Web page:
Historian Evan Taparata reminds us that Muslims have been immigrating to the United States for centuries, often not by choice.
As far back as 1502, European adventurers such as Vasco Núñez de Balboa, Hernán Cortés, Pánfilo de Narváez, Pedro de Alvarado, and Francisco de Montejo brought Muslim men with them to help with their expeditions to the Americas. In the 1520s, a Muslim man named Estevanico was sold into slavery and forced to aid Spain’s exploration of present-day Florida. Later, he would become famous for completing an eight-year journey on foot from Florida to Mexico City.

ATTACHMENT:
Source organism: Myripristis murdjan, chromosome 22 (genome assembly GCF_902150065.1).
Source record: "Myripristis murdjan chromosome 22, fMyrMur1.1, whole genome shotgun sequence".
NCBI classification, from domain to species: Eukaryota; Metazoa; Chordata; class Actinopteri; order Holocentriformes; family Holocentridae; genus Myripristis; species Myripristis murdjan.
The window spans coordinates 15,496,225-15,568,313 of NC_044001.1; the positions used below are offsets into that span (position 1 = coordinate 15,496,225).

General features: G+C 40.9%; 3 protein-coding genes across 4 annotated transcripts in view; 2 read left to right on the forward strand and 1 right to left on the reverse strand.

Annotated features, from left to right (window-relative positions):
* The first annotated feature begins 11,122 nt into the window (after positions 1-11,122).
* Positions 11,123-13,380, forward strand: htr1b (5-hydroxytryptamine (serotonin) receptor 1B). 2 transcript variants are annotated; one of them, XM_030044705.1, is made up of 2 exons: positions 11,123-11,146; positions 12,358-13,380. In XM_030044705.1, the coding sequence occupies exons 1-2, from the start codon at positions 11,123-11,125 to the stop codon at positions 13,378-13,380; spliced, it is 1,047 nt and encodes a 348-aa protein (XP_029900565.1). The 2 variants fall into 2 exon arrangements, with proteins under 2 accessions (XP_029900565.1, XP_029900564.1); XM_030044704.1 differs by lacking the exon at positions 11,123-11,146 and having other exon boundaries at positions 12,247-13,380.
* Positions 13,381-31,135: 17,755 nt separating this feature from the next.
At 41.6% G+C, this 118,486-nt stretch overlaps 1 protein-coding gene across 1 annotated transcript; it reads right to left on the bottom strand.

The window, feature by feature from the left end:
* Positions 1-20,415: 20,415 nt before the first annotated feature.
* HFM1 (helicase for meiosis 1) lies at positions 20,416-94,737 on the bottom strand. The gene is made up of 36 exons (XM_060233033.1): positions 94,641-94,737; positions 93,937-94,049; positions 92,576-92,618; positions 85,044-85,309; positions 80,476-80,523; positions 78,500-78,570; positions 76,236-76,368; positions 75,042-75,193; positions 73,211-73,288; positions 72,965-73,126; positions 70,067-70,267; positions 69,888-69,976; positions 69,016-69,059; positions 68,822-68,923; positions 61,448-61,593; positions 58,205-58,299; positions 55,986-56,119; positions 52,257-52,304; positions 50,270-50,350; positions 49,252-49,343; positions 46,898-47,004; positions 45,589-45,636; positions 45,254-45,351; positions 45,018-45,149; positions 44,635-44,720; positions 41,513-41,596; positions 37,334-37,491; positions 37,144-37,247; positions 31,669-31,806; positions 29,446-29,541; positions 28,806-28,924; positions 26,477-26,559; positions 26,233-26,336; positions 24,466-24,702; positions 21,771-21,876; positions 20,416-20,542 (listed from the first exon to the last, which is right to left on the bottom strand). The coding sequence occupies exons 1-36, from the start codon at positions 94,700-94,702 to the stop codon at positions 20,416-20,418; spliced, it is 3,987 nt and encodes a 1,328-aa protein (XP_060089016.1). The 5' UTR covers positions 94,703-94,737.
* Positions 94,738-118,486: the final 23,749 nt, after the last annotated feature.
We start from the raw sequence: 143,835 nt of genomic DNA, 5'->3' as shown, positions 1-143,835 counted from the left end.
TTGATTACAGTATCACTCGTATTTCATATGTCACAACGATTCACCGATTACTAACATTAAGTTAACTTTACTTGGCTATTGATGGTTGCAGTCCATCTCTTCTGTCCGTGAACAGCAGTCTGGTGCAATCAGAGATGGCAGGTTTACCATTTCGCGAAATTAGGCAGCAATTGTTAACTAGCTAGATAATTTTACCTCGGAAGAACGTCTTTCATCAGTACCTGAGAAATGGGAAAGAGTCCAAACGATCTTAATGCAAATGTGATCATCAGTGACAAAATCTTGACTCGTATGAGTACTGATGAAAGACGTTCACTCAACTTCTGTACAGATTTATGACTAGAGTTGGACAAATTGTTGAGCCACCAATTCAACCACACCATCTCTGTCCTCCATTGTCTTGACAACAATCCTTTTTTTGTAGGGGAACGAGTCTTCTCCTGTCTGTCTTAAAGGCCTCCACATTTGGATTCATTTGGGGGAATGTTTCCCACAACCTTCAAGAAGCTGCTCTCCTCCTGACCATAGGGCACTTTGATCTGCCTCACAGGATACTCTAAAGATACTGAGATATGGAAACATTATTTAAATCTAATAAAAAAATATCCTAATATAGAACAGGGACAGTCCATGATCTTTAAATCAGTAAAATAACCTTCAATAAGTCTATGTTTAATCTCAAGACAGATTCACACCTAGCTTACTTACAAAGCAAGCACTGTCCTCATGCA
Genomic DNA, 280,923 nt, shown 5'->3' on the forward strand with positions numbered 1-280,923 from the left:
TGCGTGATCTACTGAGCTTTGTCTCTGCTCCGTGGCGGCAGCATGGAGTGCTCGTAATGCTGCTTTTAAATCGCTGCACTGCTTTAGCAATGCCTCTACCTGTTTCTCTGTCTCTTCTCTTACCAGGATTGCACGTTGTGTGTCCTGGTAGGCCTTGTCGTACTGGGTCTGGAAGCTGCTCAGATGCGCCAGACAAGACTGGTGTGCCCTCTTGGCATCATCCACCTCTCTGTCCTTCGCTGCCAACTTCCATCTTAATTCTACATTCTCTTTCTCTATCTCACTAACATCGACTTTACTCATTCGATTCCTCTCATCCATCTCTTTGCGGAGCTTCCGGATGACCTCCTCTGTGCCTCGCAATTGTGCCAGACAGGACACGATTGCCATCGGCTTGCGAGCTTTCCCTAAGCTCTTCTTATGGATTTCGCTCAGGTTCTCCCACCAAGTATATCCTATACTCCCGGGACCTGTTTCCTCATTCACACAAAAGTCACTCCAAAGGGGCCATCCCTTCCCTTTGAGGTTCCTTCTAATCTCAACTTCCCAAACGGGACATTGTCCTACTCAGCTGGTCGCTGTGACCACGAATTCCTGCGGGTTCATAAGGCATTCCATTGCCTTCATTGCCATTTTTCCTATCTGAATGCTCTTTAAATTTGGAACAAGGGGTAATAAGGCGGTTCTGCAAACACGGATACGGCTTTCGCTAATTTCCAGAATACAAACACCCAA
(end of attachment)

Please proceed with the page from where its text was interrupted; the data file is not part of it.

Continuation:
During the Atlantic Slave trade, approximately 10-15% of Africans taken from their homelands and forced into slavery were… Muslim. The docudruma Prince Among Slave tells the story of Abdul Rahman, a highly educated African prince and heir to a West African nation the size of Great Britain, who was kidnapped from his homeland and forced into slavery. For decades he worked on a plantation, but managed to become the most famous African in America, attracting the support of President John Quincy Adams and Secretary of State Henry Clay. Abdul Rahman returned to Africa at the age 67, only to fall ill and die just as word of his return reached his former kingdom.
For more on the historical significance of Muslims in America, be sure to read this fascinating and super informative article –